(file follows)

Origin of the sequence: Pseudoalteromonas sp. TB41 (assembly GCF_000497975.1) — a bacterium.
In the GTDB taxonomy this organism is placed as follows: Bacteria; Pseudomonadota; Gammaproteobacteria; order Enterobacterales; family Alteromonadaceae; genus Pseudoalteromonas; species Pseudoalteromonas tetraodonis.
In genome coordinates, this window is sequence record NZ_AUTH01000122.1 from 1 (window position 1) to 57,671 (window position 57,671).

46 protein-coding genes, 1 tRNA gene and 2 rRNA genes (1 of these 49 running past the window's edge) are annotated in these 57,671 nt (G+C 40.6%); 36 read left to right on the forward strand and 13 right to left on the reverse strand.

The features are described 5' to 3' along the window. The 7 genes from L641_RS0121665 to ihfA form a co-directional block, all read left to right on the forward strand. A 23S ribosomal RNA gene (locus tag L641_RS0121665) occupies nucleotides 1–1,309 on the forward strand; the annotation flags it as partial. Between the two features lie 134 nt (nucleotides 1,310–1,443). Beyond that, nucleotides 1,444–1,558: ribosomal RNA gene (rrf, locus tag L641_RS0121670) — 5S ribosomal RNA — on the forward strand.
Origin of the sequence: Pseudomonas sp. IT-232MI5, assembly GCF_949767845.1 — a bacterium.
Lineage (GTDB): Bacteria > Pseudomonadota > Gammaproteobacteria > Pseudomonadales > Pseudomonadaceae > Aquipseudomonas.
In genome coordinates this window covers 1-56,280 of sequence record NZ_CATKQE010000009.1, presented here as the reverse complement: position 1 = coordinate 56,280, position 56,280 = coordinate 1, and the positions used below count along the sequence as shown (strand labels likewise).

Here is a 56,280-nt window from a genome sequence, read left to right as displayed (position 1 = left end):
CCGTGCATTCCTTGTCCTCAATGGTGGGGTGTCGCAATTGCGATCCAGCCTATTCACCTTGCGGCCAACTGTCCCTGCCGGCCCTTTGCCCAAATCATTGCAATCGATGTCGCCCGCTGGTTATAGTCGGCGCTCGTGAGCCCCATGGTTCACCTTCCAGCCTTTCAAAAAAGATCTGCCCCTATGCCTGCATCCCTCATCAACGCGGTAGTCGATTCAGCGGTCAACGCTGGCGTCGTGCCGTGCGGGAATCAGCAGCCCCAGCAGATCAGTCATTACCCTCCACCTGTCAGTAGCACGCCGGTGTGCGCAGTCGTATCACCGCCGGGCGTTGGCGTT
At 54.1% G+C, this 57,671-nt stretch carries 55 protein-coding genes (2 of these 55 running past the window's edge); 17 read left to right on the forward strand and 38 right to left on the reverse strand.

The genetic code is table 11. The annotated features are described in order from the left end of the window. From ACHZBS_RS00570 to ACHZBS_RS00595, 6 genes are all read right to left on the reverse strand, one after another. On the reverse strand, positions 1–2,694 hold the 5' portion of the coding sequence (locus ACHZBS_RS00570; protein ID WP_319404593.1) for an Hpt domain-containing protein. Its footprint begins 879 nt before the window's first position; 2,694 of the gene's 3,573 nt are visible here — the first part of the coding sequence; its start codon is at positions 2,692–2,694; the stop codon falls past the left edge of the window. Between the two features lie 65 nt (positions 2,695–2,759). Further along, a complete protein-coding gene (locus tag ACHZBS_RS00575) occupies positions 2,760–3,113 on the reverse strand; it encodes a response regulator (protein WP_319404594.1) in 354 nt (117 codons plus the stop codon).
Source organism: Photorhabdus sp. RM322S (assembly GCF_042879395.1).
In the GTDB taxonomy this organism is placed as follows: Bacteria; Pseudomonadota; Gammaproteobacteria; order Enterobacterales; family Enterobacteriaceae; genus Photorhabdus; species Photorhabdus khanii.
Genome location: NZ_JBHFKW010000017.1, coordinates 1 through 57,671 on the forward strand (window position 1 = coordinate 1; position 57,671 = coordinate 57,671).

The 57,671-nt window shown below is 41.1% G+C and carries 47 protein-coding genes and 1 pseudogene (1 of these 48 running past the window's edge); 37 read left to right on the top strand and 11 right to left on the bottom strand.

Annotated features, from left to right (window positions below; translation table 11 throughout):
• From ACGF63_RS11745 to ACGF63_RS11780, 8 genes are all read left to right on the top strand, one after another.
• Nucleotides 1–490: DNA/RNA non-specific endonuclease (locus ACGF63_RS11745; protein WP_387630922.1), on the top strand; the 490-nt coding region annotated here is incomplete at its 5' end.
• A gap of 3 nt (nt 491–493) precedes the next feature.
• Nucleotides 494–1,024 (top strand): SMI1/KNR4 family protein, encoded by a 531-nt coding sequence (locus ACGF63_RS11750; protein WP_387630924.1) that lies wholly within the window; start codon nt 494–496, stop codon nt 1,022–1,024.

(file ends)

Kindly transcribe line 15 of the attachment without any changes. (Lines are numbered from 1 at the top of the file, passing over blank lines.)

Genome location: NZ_JBHFKW010000017.1, coordinates 1 through 57,671 on the forward strand (window position 1 = coordinate 1; position 57,671 = coordinate 57,671).